• Marisa Leary

Racial Disparities Among Maternal Health and Mortality

In 2018, the maternal mortality rate in the United States was 17.4 per every 100,000 births. More specifically, we can compare maternal mortality rates among different racial and ethnic backgrounds. For non-Hispanic Black women, that number jumps to 37.3 deaths per 100,000 live births. However, for non-Hispanic white women, the maternal mortality rate reaches 14.9 for every 100,000 births. Lastly for Hispanic women, the maternal mortality rate is 11.8 for every 100,000. In 2018, the CDC reported that black women experience a maternal mortality rate up to three times higher than white women. Similarly, Black and American Indian women are two to three times more likely to die from pregnancy-related causes than white women. This is because many Black women have difficulty accessing reproductive health care that meets their needs, making it extremely difficult for women to plan their families, as well as improve their health outcomes. Typically, Black women have limited access to abortions, which may increase their chances of negative side affects , such as delayed care, increased costs, or lack of access to care. In a recent study in California, out of all the women enrolled in Medicaid, Black women were less likely than white women or Hispanic women to receive postpartum contraception. Postpartum contraception is used to prevent unplanned and closely spaced pregnancies the first year after giving birth. Black women that did receive postpartum contraception were less likely to receive a highly effective method. This statistic proves why Black women tend to experience higher rates of unplanned pregnancies than all other racial groups. Difficulty in accessing basic maternal needs during pregnancy leads the maternal mortality rate to significantly increase. To lower the maternal mortality rate, especially for non-Hispanic black women, companies, and policies should focus on maintaining and expanding care and counseling.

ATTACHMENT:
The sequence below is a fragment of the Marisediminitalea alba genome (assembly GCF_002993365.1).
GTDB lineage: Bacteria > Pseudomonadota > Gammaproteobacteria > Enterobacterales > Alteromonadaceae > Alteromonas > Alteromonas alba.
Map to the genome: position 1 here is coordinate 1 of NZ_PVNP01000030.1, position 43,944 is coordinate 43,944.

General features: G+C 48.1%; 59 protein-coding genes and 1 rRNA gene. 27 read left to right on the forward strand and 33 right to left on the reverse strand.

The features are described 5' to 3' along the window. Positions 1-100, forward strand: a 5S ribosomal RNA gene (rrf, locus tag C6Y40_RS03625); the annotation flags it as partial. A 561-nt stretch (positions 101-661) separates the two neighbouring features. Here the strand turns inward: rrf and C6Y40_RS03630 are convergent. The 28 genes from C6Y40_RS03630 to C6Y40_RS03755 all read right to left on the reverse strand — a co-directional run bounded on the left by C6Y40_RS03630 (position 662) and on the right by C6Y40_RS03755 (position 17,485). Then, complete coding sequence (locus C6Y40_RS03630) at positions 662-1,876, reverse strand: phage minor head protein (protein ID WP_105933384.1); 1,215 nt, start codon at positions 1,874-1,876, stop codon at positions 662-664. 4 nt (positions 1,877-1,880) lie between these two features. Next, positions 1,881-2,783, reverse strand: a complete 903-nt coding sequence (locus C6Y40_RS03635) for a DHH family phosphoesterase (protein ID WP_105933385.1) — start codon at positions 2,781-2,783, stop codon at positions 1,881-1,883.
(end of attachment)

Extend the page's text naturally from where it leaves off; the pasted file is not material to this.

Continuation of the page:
Work Cited

National Partnership for Women and Families. “Black Women's Maternal Health.” Black Women's Maternal Health: www.nationalpartnership.org/our-work/health/reports/black-womens-maternal-health.html.

US Department of Health Services. “NVSS - Maternal Mortality - Homepage.” Centers for Disease Control and Prevention, Centers for Disease Control and Prevention, 9 Nov. 2020, www.cdc.gov/nchs/maternal-mortality/index.htm.

US Department of Health Services. “Racial and Ethnic Disparities Continue in Pregnancy-Related Deaths.” Centers for Disease Control and PreventZZSion, Centers for Disease Control and Prevention, 6 Sept. 2019, www.cdc.gov/media/releases/2019/p0905-racial-ethnic-disparities-pregnancy-deaths.html.


2 views0 comments

Recent Posts

See All

Racial Disparities in Maternal and Infant Health

The coronavirus (COVID-19) pandemic of 2020 caused the world to undergo lockdown for over a year. As a result of putting their own busy lives on hold, increasingly more people noticed the severe oppre

Hyperthyroiditis: Maternal Health in Low-Income Areas

Many new mothers struggle with the aftermath of giving birth, whether that be postpartum depression or blood glucose swings. However, there is no doubt that these problems are very serious to all wome

Maternal Mortality and Health

The creation of life maintains its position as one of nature’s most important tools. As one generation leaves the world, a new one appears to continue the legacies. Humanity has progressed to create m